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Biographical entry Negus, Sir Victor Ewings (1887 - 1974)

Kt 1956; MRCS 1912; FRCS 1921; MB BS London 1921; MS 1924; Hon FRCS Ed; Hon FRCSI; Hon DSc Manchester; LRCP 1912.

6 February 1887
15 July 1974
ENT surgeon


Victor Ewings Negus was born in London on 6 February 1887, the third son of a solicitor, William Negus JP, and his wife Emily (Ewings). He was educated at King's College School, King's College, and entered King's College Hospital in 1909 with a Sambrooke Exhibition, qualifying in 1912. As a student earlier that year he had been an usher in Westminster Abbey at the funeral of Lord Lister. After house appointments at the hospital, during which he was a dresser to Sir Watson Cheyne, he joined the RAMC immediately on the outbreak of the first world war and early in August 1914 went to France with the 1st General Hospital. After serving at the base he joined a regiment in the first battle of Ypres and after being blown up in the trenches, was appointed to hospital barges. Indeed, he was left with a tinnitus that persisted throughout his life. In 1916 he was posted to Mesopotamia and served there with the 3rd Lahore Division until the end of the war, during which he was awarded the Mons Star and was mentioned in despatches.

In 1921 he graduated MB BS took the FRCS and was house surgeon at the Hospital for Diseases of the Throat, Golden Square. He studied at Bordeaux, attended Chevalier Jackson's courses on peroral endoscopy at Philadelphia and then became clinical assistant in St Clair Thomson's ENT department at King's. On his return from America he had advocated the use of Chevalier Jackson's methods and instruments, but in collaboration with Mr Schranz, of the Genito-Urinary Company in London, he redesigned the laryngoscopes, bronchoscopes and oesophagoscopes and later these were used all over the world. Among the many instruments he helped to devise was the Negus bronchoscope, which gave both proximal and distal illumination and by incorporating a funnel shape in the proximal portion facilitated the insertion of forceps. In 1924 he was awarded the Gold Medal at the MS examination of the University of London and that year was appointed junior surgeon in the ENT department at King's, becoming surgeon in 1931 and senior surgeon in 1940. In 1946 he was appointed consulting surgeon. It was said that he was one of the first King's College Hospital consultants who recognised the importance of teaching house surgeons to operate. Once satisfied about a man's capabilities he became the perfect guide, philosopher and friend.

At the Royal College of Surgeons he was Arris and Gale Lecturer in 1924, Hunterian Professor in 1925 and was awarded the John Hunter Medal and Triennial Prize for 1925-27. He was President of the Listerian Society from 1939 to 1941 and was awarded the Lister Medal in 1954. He became a Fellow of King's College, and a member of the Council of the Royal College of Surgeons to represent otolaryngology. He was a member of numerous otolaryngological societies at home and overseas and was elected President of the Thoracic Society for 1949-50 and of the British Association of Otorhinolaryngologists in 1951. In 1949 he was President of the International Congress of Otolaryngology in London. For 20 years until 1956 he was honorary treasurer of the Collegium Oto-rhino-laryngologicum Amicitiae Sacrum and was President at its annual meeting in London in 1954. He was knighted in 1956.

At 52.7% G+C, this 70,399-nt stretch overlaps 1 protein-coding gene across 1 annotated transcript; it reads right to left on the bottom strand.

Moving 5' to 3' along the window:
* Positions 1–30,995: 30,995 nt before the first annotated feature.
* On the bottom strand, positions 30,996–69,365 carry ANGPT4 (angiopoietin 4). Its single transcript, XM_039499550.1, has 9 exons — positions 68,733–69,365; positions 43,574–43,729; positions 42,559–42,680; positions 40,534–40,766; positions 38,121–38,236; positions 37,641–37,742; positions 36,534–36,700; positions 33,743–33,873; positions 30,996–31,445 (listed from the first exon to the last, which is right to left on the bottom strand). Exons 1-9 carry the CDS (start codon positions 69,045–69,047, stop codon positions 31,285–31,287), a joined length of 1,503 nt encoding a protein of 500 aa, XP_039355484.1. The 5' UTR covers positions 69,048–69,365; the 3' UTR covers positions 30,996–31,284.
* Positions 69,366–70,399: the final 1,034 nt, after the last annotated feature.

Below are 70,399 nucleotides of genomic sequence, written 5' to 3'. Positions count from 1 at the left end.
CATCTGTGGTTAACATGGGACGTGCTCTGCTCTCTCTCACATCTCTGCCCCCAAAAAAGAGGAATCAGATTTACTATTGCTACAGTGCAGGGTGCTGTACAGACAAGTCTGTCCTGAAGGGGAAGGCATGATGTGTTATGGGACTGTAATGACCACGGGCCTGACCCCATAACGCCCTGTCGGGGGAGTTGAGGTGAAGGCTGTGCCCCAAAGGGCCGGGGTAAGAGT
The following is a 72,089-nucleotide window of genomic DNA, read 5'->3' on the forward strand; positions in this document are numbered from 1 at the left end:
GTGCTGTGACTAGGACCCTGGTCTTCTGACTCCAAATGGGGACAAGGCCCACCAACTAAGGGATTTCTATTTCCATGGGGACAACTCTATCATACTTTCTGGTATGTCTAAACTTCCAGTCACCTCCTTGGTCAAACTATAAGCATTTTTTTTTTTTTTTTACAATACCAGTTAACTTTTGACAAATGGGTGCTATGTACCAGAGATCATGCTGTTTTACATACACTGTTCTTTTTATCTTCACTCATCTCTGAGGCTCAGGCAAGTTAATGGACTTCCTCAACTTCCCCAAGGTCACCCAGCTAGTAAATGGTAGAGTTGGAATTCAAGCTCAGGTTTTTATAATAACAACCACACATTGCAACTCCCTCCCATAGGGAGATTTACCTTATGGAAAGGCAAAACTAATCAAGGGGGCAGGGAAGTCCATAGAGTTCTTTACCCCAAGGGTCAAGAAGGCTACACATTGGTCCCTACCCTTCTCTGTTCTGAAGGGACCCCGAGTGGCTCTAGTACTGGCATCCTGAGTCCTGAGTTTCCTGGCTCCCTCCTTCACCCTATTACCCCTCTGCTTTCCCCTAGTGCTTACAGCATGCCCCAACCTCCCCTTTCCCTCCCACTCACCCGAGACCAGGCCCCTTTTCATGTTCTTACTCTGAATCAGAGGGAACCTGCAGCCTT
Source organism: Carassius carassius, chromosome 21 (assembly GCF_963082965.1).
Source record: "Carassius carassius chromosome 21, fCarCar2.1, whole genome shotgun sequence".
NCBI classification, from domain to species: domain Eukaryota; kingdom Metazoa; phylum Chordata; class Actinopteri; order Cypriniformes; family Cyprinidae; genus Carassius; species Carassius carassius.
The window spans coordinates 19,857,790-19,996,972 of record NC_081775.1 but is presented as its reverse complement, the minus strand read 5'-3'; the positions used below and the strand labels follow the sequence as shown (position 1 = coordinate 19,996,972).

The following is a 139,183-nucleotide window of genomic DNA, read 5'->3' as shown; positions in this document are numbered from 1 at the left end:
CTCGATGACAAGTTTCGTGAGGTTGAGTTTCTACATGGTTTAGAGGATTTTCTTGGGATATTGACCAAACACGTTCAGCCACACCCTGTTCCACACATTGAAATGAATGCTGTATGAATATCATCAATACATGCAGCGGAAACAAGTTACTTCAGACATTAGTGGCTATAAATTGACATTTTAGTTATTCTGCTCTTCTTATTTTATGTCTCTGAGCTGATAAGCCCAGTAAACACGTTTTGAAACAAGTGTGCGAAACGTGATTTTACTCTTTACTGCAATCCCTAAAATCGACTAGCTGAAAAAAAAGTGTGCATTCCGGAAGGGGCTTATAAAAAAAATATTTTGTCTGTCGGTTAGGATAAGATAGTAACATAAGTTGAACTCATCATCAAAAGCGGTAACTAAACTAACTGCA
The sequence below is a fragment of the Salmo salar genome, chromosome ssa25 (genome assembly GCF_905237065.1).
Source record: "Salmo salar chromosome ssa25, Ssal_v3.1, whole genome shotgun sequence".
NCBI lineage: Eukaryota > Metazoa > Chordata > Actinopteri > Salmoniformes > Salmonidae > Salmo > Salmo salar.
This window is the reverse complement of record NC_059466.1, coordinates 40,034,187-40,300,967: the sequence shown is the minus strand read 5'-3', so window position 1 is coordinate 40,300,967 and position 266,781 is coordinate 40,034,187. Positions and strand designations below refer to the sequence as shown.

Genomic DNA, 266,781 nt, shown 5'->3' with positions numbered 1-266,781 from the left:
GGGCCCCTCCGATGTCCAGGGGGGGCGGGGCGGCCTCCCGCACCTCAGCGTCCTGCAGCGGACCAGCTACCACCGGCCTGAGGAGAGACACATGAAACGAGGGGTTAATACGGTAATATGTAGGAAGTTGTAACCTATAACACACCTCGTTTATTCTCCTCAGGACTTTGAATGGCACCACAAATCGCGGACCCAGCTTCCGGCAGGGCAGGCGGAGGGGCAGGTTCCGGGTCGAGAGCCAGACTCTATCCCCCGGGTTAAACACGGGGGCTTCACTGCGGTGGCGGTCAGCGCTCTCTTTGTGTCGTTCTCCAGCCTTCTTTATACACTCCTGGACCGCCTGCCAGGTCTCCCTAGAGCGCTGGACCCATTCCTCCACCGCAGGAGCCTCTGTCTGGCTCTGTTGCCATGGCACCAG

Negus was a tireless worker and strove to keep laryngology a strict surgical science, and did much to enhance the status of the speciality. He undertook fundamental research into the comparative anatomy and physiology of the larnyx and paranasal sinuses. His Mechanism of the larynx was published in 1929. Comparative anatomy and physiology of the nose and paranasal sinuses appeared in 1958. The fourth edition of Diseases of the nose and throat, originally by St Clair Thomson, appeared in 1937 in association with Victor Negus and he edited its sixth edition published in 1955. This was Negus's major literary contribution to clinical medicine. The Biology of respiration appeared in 1965.

When he left the Council of the Royal College of Surgeons he was actively employed at the College as a Trustee of the Hunterian Collection from 1954. It was under his Chairmanship of the Trustees that the catalogues of the surviving Hunterian specimens were published, the pathological series in 1966 and 1972, the physiological series in 1970-71. He also wrote the official history of the Hunterian Trustees in 1965, and the catalogue of the artistic possessions of the College in 1967. His thoroughness and attention to detail has become a legend.

In his leisure time Sir Victor was equally energetic, playing tennis with great cunning until he was 70. Later he concentrated on golf, played regularly in the winter and was President of the Medical Golfing Society. For many years he played golf or tennis in the matches between staff and students at King's College Hospital, and when he retired from King's in 1952 and became director of the Ferens Institute at the Middlesex Hospital he played golf for the staff against the Middlesex students. His dexterity at billiards was such that he was seldom beaten by the students or colleagues. Besides salmon fishing, one of his favourite occupations was felling trees.

He married Winifred Adelaide Gladys (Eve) Rennie in 1929, and she accompanied him on his numerous tours to all parts of the world. They had two sons, one of whom became a consultant surgeon. In his later years, living in Haslemere, he was President of the Friends of the Holy Cross Hospital, and of the local arthritis council in Haslemere. He died on 15 July 1974.

Sources used to compile this entry: [Brit med J 1974, 3, 263, 355; Times 16 July 1974].

The Royal College of Surgeons of England